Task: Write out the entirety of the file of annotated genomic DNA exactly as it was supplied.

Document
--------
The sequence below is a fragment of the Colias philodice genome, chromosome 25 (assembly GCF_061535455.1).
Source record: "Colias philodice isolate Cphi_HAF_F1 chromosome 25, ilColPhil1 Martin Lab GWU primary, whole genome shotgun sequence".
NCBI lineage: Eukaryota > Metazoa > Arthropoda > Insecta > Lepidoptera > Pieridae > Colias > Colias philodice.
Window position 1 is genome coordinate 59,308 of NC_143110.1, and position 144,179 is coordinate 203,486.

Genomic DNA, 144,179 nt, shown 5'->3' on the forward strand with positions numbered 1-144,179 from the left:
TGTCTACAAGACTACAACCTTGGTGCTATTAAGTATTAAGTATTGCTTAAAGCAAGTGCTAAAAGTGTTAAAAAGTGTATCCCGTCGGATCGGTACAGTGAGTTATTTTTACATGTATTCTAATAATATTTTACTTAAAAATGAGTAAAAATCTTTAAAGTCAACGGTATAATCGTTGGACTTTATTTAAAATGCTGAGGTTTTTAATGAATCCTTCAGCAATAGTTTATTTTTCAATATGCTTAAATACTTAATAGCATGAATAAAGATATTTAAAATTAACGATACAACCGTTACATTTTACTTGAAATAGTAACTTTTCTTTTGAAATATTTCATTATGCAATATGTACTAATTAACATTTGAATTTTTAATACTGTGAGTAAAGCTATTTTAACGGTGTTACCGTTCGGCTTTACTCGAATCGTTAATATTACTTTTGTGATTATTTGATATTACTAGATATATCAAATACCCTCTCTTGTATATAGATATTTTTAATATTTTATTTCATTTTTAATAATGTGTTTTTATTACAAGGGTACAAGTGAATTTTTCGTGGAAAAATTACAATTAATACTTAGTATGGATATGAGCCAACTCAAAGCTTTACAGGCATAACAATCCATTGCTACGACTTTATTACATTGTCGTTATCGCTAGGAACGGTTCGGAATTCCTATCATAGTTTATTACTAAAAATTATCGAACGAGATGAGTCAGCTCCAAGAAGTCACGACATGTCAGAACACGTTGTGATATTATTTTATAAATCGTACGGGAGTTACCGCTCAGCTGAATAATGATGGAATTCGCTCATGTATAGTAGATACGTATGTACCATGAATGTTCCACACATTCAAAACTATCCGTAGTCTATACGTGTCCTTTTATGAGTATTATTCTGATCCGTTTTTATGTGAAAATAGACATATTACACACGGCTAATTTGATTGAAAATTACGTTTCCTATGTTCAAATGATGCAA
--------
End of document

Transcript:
The sequence below is a fragment of the Colias philodice genome, chromosome 25 (assembly GCF_061535455.1).
Source record: "Colias philodice isolate Cphi_HAF_F1 chromosome 25, ilColPhil1 Martin Lab GWU primary, whole genome shotgun sequence".
NCBI lineage: Eukaryota > Metazoa > Arthropoda > Insecta > Lepidoptera > Pieridae > Colias > Colias philodice.
Window position 1 is genome coordinate 59,308 of NC_143110.1, and position 144,179 is coordinate 203,486.

Genomic DNA, 144,179 nt, shown 5'->3' on the forward strand with positions numbered 1-144,179 from the left:
TGTCTACAAGACTACAACCTTGGTGCTATTAAGTATTAAGTATTGCTTAAAGCAAGTGCTAAAAGTGTTAAAAAGTGTATCCCGTCGGATCGGTACAGTGAGTTATTTTTACATGTATTCTAATAATATTTTACTTAAAAATGAGTAAAAATCTTTAAAGTCAACGGTATAATCGTTGGACTTTATTTAAAATGCTGAGGTTTTTAATGAATCCTTCAGCAATAGTTTATTTTTCAATATGCTTAAATACTTAATAGCATGAATAAAGATATTTAAAATTAACGATACAACCGTTACATTTTACTTGAAATAGTAACTTTTCTTTTGAAATATTTCATTATGCAATATGTACTAATTAACATTTGAATTTTTAATACTGTGAGTAAAGCTATTTTAACGGTGTTACCGTTCGGCTTTACTCGAATCGTTAATATTACTTTTGTGATTATTTGATATTACTAGATATATCAAATACCCTCTCTTGTATATAGATATTTTTAATATTTTATTTCATTTTTAATAATGTGTTTTTATTACAAGGGTACAAGTGAATTTTTCGTGGAAAAATTACAATTAATACTTAGTATGGATATGAGCCAACTCAAAGCTTTACAGGCATAACAATCCATTGCTACGACTTTATTACATTGTCGTTATCGCTAGGAACGGTTCGGAATTCCTATCATAGTTTATTACTAAAAATTATCGAACGAGATGAGTCAGCTCCAAGAAGTCACGACATGTCAGAACACGTTGTGATATTATTTTATAAATCGTACGGGAGTTACCGCTCAGCTGAATAATGATGGAATTCGCTCATGTATAGTAGATACGTATGTACCATGAATGTTCCACACATTCAAAACTATCCGTAGTCTATACGTGTCCTTTTATGAGTATTATTCTGATCCGTTTTTATGTGAAAATAGACATATTACACACGGCTAATTTGATTGAAAATTACGTTTCCTATGTTCAAATGATGCAA